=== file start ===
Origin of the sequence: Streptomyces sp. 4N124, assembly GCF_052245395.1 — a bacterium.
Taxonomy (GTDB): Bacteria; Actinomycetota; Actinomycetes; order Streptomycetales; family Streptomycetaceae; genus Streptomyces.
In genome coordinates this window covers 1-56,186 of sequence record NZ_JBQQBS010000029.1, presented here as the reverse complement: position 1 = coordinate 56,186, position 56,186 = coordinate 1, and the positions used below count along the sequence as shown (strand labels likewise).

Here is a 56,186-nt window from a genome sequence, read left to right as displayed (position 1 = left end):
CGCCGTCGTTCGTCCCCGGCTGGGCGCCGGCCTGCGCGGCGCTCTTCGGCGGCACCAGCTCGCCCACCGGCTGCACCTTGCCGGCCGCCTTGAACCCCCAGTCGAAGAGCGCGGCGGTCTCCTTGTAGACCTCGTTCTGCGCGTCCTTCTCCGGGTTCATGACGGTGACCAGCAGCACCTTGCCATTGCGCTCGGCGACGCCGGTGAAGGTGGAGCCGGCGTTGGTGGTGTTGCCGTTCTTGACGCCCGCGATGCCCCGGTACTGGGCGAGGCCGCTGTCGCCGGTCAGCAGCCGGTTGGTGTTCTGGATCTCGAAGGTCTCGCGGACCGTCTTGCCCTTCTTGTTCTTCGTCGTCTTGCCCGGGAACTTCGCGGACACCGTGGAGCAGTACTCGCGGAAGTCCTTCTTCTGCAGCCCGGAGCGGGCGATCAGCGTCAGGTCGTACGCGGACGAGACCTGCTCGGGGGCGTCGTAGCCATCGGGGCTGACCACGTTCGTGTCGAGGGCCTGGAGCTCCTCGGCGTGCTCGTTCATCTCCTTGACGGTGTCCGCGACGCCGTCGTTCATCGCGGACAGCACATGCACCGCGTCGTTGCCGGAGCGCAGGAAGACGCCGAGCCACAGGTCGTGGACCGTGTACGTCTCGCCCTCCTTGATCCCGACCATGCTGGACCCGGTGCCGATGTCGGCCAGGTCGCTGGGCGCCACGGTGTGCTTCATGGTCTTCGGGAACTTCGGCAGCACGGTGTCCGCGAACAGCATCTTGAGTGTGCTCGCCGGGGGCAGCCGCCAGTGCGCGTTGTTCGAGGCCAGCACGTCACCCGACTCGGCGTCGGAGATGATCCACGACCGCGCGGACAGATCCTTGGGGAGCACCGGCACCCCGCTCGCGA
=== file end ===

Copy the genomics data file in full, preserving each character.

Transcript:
Origin of the sequence: Streptomyces sp. 4N124, assembly GCF_052245395.1 — a bacterium.
Taxonomy (GTDB): Bacteria; Actinomycetota; Actinomycetes; order Streptomycetales; family Streptomycetaceae; genus Streptomyces.
In genome coordinates this window covers 1-56,186 of sequence record NZ_JBQQBS010000029.1, presented here as the reverse complement: position 1 = coordinate 56,186, position 56,186 = coordinate 1, and the positions used below count along the sequence as shown (strand labels likewise).

Here is a 56,186-nt window from a genome sequence, read left to right as displayed (position 1 = left end):
CGCCGTCGTTCGTCCCCGGCTGGGCGCCGGCCTGCGCGGCGCTCTTCGGCGGCACCAGCTCGCCCACCGGCTGCACCTTGCCGGCCGCCTTGAACCCCCAGTCGAAGAGCGCGGCGGTCTCCTTGTAGACCTCGTTCTGCGCGTCCTTCTCCGGGTTCATGACGGTGACCAGCAGCACCTTGCCATTGCGCTCGGCGACGCCGGTGAAGGTGGAGCCGGCGTTGGTGGTGTTGCCGTTCTTGACGCCCGCGATGCCCCGGTACTGGGCGAGGCCGCTGTCGCCGGTCAGCAGCCGGTTGGTGTTCTGGATCTCGAAGGTCTCGCGGACCGTCTTGCCCTTCTTGTTCTTCGTCGTCTTGCCCGGGAACTTCGCGGACACCGTGGAGCAGTACTCGCGGAAGTCCTTCTTCTGCAGCCCGGAGCGGGCGATCAGCGTCAGGTCGTACGCGGACGAGACCTGCTCGGGGGCGTCGTAGCCATCGGGGCTGACCACGTTCGTGTCGAGGGCCTGGAGCTCCTCGGCGTGCTCGTTCATCTCCTTGACGGTGTCCGCGACGCCGTCGTTCATCGCGGACAGCACATGCACCGCGTCGTTGCCGGAGCGCAGGAAGACGCCGAGCCACAGGTCGTGGACCGTGTACGTCTCGCCCTCCTTGATCCCGACCATGCTGGACCCGGTGCCGATGTCGGCCAGGTCGCTGGGCGCCACGGTGTGCTTCATGGTCTTCGGGAACTTCGGCAGCACGGTGTCCGCGAACAGCATCTTGAGTGTGCTCGCCGGGGGCAGCCGCCAGTGCGCGTTGTTCGAGGCCAGCACGTCACCCGACTCGGCGTCGGAGATGATCCACGACCGCGCGGACAGATCCTTGGGGAGCACCGGCACCCCGCTCGCGA